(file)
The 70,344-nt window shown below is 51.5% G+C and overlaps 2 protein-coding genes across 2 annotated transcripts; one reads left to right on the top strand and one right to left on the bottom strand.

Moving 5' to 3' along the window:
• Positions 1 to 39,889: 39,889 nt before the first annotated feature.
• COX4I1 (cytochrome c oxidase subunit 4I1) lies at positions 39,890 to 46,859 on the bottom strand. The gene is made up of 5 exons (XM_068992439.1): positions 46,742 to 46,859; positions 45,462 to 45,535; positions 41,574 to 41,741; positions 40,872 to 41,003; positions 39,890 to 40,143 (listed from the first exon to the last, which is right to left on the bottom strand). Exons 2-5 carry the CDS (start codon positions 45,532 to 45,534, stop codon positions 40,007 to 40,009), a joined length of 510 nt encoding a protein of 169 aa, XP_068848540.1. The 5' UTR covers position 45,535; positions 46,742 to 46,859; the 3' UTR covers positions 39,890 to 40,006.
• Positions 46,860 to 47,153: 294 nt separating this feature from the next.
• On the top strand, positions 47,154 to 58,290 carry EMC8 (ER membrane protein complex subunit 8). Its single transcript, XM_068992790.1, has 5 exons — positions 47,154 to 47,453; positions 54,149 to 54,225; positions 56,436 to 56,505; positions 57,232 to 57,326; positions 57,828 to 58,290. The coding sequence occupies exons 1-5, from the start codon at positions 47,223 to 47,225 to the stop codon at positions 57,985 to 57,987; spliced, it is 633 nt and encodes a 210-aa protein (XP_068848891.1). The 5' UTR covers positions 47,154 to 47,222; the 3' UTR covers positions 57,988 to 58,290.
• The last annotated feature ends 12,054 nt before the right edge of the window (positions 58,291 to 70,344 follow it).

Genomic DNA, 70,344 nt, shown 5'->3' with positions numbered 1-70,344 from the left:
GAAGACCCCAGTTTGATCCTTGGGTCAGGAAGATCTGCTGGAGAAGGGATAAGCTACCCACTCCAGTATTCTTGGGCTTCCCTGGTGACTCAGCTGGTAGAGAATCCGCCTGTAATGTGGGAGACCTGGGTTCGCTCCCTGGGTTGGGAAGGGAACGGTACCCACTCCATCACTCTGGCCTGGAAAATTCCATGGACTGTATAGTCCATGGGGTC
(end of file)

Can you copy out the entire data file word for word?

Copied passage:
The 70,344-nt window shown below is 51.5% G+C and overlaps 2 protein-coding genes across 2 annotated transcripts; one reads left to right on the top strand and one right to left on the bottom strand.

Moving 5' to 3' along the window:
• Positions 1 to 39,889: 39,889 nt before the first annotated feature.
• COX4I1 (cytochrome c oxidase subunit 4I1) lies at positions 39,890 to 46,859 on the bottom strand. The gene is made up of 5 exons (XM_068992439.1): positions 46,742 to 46,859; positions 45,462 to 45,535; positions 41,574 to 41,741; positions 40,872 to 41,003; positions 39,890 to 40,143 (listed from the first exon to the last, which is right to left on the bottom strand). Exons 2-5 carry the CDS (start codon positions 45,532 to 45,534, stop codon positions 40,007 to 40,009), a joined length of 510 nt encoding a protein of 169 aa, XP_068848540.1. The 5' UTR covers position 45,535; positions 46,742 to 46,859; the 3' UTR covers positions 39,890 to 40,006.
• Positions 46,860 to 47,153: 294 nt separating this feature from the next.
• On the top strand, positions 47,154 to 58,290 carry EMC8 (ER membrane protein complex subunit 8). Its single transcript, XM_068992790.1, has 5 exons — positions 47,154 to 47,453; positions 54,149 to 54,225; positions 56,436 to 56,505; positions 57,232 to 57,326; positions 57,828 to 58,290. The coding sequence occupies exons 1-5, from the start codon at positions 47,223 to 47,225 to the stop codon at positions 57,985 to 57,987; spliced, it is 633 nt and encodes a 210-aa protein (XP_068848891.1). The 5' UTR covers positions 47,154 to 47,222; the 3' UTR covers positions 57,988 to 58,290.
• The last annotated feature ends 12,054 nt before the right edge of the window (positions 58,291 to 70,344 follow it).

Genomic DNA, 70,344 nt, shown 5'->3' with positions numbered 1-70,344 from the left:
GAAGACCCCAGTTTGATCCTTGGGTCAGGAAGATCTGCTGGAGAAGGGATAAGCTACCCACTCCAGTATTCTTGGGCTTCCCTGGTGACTCAGCTGGTAGAGAATCCGCCTGTAATGTGGGAGACCTGGGTTCGCTCCCTGGGTTGGGAAGGGAACGGTACCCACTCCATCACTCTGGCCTGGAAAATTCCATGGACTGTATAGTCCATGGGGTC